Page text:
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Old 13-07-2015, 14:47   #46
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Re: LED Flare alternative approved

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Originally Posted by rgesner View Post
I got a reply from Greatland regarding their lasers, and the Red is 650 nm, which is 15nm below the range of night vision goggles (NVG's) approved for civil aviation (having a Class B Minus Blue Filter) are only sensitive to energy ranging from 665 to ~930 nm. Their green would also be below this range.

It seems odd that approved NVGs don't encompass the full range of FAA requirements for "Aviation Red" light from about 610-700 nm.

To be safe, I'd suggest verifying any emergency light emitting device is within the 665 to ~930 nm range.

- Rusty
Perhaps he was rounding? Helium-Neon lasers (the red ones) operate at 632.8 nm, not 650. This is even further below the NVG cut-off.
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Old 13-07-2015, 15:09   #47
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Re: LED Flare alternative approved

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Originally Posted by hoppy View Post
Common sense will tell you that they are designed to replace the handheld flares and not the rocket flares.


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Just my point. flares held on deck are useless.
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Old 13-07-2015, 15:21   #48
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Re: LED Flare alternative approved

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Just my point. flares held on deck are useless.
Ummm no....

Sure you can get the attention of a ship from much further with a rocket flare, but they still need to find you in the dark.
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Old 13-07-2015, 15:45   #49
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Re: LED Flare alternative approved

jr-
My LNTM just says smoke, so maybe they're not allowed to surface at night.(G)
The Navy only says:
"SPECIAL SUBMARINE SIGNALS The following signals, though not part of the Rules of the Road, are prescribed for submerged submarines in emergency situations involving rising to periscope depth or surfacing. 1. A yellow smoke flare fired into the air from a submarine indicates that the submarine is coming to periscope depth to carry out surfacing procedures. Ships should clear the immediate vicinity, but should not stop propellers. 2. A red smoke flare fired into the air from a submarine is a signal that the submarine is in serious trouble and will surface immediately if possible. Smoke flares of any color, fired into the air at short intervals, mean that the submarine requires assistance. All ships in the vicinity should stand by to give aid."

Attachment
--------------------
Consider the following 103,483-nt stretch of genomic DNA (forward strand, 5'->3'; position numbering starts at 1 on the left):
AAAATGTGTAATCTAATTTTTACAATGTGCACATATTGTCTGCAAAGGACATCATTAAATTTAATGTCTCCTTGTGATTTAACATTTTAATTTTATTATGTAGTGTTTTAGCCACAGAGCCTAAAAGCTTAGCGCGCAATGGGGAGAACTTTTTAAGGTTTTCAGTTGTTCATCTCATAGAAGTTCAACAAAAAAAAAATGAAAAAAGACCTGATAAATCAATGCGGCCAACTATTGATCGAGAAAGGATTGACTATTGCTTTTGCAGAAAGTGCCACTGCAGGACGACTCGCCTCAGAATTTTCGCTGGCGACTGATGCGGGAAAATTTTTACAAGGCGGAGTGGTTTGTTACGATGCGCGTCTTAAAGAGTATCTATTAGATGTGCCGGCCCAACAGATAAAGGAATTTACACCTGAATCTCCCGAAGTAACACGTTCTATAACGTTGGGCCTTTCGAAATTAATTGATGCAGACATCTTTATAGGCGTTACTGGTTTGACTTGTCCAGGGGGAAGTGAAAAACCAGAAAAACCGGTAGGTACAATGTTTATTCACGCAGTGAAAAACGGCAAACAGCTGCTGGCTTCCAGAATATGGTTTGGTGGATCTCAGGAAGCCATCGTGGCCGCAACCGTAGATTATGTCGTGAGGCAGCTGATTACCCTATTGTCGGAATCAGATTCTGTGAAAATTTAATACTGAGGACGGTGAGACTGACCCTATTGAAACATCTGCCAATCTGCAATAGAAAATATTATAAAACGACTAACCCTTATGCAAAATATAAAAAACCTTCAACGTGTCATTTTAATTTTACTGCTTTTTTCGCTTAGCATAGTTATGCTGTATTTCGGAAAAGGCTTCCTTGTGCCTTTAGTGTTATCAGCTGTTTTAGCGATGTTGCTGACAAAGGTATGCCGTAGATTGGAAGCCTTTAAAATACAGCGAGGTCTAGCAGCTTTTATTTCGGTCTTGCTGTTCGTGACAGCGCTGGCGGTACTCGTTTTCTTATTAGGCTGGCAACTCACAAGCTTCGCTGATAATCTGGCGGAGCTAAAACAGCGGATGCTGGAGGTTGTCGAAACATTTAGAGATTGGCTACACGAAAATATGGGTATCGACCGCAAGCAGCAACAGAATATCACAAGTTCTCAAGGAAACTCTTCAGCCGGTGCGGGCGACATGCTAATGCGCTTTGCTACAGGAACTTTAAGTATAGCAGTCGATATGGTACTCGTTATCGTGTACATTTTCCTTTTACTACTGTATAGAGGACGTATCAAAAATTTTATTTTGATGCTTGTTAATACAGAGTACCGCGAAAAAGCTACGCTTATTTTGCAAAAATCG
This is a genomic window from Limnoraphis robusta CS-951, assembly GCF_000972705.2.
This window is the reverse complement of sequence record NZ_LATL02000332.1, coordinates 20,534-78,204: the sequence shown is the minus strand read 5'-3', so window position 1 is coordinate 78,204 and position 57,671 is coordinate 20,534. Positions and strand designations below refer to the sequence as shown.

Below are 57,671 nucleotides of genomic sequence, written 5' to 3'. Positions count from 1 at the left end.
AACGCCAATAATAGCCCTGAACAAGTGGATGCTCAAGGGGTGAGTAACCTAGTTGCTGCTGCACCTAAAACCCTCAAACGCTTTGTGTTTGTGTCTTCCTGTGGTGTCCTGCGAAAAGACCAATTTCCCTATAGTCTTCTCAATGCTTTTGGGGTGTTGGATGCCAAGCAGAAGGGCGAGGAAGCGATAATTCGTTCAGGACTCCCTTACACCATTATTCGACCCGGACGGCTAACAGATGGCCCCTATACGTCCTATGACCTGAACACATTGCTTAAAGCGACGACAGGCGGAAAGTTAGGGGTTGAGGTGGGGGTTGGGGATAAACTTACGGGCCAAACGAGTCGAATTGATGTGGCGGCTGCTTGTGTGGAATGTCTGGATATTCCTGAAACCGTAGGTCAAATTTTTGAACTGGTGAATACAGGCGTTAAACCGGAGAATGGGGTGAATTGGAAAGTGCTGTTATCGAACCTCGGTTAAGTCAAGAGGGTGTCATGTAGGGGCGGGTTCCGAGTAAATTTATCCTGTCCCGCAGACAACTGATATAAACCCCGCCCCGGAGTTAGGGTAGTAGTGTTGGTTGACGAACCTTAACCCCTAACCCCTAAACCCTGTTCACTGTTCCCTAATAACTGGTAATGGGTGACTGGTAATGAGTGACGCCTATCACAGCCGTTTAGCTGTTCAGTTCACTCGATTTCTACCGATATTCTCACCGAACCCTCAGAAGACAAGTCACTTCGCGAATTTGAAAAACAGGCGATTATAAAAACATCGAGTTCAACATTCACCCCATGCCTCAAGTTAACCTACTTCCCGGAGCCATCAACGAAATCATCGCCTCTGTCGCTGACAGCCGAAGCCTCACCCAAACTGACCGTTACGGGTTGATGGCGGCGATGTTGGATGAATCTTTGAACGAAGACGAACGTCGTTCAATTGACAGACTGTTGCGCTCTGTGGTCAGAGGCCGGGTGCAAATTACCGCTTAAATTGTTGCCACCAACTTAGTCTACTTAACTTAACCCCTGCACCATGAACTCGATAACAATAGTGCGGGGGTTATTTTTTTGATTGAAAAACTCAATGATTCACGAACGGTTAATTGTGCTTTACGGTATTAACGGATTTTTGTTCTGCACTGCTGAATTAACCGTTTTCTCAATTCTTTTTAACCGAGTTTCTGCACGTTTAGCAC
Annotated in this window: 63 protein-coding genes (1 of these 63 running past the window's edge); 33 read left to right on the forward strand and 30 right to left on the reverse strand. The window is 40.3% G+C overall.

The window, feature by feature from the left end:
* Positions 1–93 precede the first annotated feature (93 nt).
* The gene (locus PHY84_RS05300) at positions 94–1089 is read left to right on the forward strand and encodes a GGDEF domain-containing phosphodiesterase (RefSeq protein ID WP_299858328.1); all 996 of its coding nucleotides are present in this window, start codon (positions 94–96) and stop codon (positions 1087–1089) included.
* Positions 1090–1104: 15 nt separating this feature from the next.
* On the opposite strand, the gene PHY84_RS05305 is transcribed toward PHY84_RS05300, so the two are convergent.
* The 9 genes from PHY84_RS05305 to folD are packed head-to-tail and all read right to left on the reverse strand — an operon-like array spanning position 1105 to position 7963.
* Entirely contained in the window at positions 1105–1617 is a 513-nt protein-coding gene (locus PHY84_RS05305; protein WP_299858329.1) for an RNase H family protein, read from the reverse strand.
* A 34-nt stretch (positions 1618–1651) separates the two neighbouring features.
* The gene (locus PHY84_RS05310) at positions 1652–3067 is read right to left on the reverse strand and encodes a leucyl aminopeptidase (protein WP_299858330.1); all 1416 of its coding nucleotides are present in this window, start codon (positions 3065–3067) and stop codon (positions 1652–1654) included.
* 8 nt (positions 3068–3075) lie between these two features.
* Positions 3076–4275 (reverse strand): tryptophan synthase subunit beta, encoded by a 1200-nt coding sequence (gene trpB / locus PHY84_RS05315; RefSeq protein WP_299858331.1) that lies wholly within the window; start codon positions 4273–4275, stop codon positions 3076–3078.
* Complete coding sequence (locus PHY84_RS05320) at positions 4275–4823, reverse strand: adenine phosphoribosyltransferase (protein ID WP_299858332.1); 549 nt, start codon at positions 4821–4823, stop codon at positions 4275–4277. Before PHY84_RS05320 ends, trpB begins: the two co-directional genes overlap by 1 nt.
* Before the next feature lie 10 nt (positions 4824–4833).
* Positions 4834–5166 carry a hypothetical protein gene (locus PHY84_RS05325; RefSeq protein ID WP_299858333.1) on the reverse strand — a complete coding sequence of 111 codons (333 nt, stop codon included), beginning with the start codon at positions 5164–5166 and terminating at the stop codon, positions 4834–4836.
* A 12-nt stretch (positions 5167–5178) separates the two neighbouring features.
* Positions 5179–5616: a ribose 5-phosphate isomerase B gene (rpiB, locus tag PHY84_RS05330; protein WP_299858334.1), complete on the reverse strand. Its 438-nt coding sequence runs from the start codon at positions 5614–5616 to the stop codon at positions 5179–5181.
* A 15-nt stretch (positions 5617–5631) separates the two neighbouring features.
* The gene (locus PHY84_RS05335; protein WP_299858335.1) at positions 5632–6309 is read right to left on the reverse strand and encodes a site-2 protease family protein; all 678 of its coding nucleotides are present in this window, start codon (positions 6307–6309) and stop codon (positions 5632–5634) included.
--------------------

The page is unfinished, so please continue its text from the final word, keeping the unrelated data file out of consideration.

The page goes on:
Special Submarine Signals


So apparently it is smoke flares and smoke flares only. I suspect you'd see their strobe markers in normal circumstances, and in a true emergency surfacing maneuver? The sub would come airborne faster than any flare.


"What if..." If you haven't found it documented, try try again. And then don't worry about it.
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Old 13-07-2015, 16:04   #50
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Re: LED Flare alternative approved

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Ummm no....

Sure you can get the attention of a ship from much further with a rocket flare, but they still need to find you in the dark.
I guess not getting in that pickle is the answer.
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Old 13-07-2015, 18:11   #51
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Re: LED Flare alternative approved

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Originally Posted by hellosailor View Post
jr-
My LNTM just says smoke, so maybe they're not allowed to surface at night.(G)
The Navy only says:
"SPECIAL SUBMARINE SIGNALS The following signals, though not part of the Rules of the Road, are prescribed for submerged submarines in emergency situations involving rising to periscope depth or surfacing. 1. A yellow smoke flare fired into the air from a submarine indicates that the submarine is coming to periscope depth to carry out surfacing procedures. Ships should clear the immediate vicinity, but should not stop propellers. 2. A red smoke flare fired into the air from a submarine is a signal that the submarine is in serious trouble and will surface immediately if possible. Smoke flares of any color, fired into the air at short intervals, mean that the submarine requires assistance. All ships in the vicinity should stand by to give aid."